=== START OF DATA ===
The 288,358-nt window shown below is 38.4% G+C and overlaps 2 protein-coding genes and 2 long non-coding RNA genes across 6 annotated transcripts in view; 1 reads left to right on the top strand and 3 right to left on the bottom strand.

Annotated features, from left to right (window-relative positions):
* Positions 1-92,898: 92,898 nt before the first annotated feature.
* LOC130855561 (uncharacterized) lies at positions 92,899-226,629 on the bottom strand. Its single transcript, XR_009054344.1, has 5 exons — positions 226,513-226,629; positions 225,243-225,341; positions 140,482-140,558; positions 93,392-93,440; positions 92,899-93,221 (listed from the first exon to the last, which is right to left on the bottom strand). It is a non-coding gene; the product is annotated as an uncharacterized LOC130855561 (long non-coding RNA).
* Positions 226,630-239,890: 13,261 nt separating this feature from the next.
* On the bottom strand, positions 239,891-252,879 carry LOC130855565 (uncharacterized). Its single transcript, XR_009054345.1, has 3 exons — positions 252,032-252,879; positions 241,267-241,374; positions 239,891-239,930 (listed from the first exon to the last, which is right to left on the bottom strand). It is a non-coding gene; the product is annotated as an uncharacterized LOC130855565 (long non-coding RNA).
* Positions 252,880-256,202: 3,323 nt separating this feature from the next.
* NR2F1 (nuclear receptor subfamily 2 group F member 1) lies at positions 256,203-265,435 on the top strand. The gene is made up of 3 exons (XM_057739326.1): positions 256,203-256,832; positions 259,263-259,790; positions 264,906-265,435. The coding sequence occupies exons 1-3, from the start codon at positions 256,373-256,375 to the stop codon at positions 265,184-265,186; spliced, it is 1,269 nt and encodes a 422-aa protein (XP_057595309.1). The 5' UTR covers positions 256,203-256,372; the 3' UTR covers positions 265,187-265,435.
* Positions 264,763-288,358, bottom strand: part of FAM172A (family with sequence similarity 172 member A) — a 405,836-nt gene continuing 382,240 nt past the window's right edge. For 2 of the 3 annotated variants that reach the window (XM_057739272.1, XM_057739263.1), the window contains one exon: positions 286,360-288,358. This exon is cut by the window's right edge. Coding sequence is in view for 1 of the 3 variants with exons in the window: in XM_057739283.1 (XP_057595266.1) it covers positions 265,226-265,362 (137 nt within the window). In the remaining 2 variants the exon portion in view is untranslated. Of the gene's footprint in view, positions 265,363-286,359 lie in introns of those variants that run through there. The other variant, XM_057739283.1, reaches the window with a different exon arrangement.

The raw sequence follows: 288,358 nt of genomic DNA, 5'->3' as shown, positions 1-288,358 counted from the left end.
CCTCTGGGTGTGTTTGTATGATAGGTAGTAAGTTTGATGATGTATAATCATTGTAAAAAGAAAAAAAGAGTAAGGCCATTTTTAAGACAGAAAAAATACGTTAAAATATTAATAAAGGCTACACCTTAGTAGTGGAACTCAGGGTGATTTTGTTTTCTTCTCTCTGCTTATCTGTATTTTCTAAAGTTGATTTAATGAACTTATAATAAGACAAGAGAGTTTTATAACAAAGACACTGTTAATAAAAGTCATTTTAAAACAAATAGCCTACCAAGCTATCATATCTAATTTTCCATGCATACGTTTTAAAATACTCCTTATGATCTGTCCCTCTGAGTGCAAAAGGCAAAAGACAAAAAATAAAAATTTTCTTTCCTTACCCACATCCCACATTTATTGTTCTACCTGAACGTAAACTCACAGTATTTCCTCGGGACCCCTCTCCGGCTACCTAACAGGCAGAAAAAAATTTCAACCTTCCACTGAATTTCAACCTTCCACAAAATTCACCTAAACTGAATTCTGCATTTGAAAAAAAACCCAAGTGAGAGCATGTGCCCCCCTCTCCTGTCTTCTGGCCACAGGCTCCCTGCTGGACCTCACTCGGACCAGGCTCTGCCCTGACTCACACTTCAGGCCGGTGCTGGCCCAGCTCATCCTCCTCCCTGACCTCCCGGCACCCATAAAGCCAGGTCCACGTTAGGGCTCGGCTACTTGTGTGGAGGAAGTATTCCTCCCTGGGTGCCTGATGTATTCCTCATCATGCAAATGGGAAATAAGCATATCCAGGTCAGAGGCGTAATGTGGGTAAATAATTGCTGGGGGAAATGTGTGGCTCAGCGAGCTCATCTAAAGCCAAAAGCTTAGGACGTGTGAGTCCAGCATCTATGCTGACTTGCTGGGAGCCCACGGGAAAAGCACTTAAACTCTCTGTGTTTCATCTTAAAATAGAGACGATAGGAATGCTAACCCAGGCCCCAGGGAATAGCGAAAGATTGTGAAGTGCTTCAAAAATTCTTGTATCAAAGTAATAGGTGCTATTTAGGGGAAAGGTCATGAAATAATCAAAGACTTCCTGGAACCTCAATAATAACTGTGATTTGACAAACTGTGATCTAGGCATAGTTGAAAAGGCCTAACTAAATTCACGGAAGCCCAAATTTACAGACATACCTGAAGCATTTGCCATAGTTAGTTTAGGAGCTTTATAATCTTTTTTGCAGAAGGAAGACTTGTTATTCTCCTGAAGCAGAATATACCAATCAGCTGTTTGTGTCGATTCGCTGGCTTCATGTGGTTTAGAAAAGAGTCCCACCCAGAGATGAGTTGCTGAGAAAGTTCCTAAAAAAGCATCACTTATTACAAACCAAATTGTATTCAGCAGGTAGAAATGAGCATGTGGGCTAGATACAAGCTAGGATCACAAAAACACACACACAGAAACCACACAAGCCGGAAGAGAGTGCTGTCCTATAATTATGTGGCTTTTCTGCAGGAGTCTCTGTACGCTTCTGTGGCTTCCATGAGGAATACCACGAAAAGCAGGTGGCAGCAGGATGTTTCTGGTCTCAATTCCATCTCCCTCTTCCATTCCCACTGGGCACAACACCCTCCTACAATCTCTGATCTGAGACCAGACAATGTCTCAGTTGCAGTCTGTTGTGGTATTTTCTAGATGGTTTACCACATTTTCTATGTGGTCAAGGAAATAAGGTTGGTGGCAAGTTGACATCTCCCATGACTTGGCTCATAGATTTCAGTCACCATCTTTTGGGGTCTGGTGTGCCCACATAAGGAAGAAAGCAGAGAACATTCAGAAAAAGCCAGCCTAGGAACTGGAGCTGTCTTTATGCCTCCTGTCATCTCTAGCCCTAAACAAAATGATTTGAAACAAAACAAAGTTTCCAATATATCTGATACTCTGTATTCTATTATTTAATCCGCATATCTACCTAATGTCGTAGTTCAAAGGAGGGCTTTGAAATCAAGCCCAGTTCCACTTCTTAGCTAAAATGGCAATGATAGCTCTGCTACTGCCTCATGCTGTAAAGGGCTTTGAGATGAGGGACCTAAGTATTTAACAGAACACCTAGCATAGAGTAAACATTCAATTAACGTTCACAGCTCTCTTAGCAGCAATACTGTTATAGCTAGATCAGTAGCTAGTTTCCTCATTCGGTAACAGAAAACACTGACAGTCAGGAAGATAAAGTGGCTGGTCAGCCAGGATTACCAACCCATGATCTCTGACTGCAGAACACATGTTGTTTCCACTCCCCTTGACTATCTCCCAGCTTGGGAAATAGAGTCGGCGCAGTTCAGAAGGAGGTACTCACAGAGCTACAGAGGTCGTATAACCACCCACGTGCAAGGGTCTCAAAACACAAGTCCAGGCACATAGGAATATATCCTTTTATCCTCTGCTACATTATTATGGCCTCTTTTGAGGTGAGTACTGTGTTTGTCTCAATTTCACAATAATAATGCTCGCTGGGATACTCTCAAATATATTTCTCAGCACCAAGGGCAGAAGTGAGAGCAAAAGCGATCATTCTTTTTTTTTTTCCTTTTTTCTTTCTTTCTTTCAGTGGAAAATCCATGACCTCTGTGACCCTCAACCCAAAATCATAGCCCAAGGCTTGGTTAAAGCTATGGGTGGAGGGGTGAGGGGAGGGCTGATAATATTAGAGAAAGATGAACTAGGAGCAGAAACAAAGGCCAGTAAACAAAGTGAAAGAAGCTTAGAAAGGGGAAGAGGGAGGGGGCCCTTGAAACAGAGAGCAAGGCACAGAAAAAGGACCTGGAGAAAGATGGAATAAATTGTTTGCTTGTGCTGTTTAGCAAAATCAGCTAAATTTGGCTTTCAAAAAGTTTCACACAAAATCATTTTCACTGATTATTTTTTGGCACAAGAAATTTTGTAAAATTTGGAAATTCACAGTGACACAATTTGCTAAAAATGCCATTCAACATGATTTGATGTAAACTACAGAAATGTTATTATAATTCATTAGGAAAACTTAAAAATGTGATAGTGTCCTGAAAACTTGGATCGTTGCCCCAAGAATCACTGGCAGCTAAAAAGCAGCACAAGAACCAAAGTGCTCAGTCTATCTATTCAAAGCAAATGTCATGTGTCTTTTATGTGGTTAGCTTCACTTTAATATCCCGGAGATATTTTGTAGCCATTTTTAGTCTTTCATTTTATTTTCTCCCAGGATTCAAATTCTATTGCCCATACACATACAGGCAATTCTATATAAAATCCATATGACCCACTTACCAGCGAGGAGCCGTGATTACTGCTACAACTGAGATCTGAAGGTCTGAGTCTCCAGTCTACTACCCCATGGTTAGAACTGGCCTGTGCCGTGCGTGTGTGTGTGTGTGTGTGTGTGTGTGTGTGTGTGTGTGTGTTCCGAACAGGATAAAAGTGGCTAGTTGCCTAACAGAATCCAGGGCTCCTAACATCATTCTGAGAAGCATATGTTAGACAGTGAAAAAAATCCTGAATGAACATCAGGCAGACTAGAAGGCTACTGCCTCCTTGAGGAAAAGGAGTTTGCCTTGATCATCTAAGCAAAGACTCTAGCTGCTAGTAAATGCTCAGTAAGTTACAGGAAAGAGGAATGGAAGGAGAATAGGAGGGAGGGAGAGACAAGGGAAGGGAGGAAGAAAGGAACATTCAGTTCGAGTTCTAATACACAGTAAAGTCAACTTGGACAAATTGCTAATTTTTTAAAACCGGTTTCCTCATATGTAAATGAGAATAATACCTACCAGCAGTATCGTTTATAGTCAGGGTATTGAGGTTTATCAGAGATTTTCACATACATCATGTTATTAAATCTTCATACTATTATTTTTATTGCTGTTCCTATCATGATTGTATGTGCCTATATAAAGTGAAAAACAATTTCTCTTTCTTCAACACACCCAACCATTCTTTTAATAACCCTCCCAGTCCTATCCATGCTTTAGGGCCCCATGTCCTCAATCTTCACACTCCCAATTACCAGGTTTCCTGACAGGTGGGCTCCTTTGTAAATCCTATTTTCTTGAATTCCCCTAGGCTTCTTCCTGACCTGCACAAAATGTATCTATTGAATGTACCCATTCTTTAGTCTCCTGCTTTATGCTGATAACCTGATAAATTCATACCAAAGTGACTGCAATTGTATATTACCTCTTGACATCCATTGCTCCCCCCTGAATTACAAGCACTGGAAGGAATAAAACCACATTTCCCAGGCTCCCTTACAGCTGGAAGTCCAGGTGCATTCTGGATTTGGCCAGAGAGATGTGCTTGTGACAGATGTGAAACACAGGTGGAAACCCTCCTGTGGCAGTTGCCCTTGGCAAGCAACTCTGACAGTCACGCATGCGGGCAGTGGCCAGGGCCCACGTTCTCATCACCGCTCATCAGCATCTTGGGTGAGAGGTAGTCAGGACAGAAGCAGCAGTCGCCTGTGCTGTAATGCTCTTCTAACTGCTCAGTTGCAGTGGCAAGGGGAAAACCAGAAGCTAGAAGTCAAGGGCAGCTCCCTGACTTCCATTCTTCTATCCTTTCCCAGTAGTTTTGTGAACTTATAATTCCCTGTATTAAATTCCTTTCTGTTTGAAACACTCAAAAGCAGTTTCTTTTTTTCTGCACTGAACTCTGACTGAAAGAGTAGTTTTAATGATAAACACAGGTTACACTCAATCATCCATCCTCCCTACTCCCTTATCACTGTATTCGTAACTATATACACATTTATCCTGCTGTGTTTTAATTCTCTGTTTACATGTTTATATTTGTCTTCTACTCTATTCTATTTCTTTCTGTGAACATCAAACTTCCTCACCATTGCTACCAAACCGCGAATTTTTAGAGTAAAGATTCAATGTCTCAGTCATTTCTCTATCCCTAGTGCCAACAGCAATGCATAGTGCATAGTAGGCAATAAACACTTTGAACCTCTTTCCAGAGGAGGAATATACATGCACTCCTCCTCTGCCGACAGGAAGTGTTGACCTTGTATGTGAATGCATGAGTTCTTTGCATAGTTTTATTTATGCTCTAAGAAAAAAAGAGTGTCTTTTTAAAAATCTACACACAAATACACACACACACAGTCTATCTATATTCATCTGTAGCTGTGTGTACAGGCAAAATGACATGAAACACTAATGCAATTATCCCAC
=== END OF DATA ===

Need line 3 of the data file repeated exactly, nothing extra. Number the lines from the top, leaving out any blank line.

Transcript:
* Positions 1-92,898: 92,898 nt before the first annotated feature.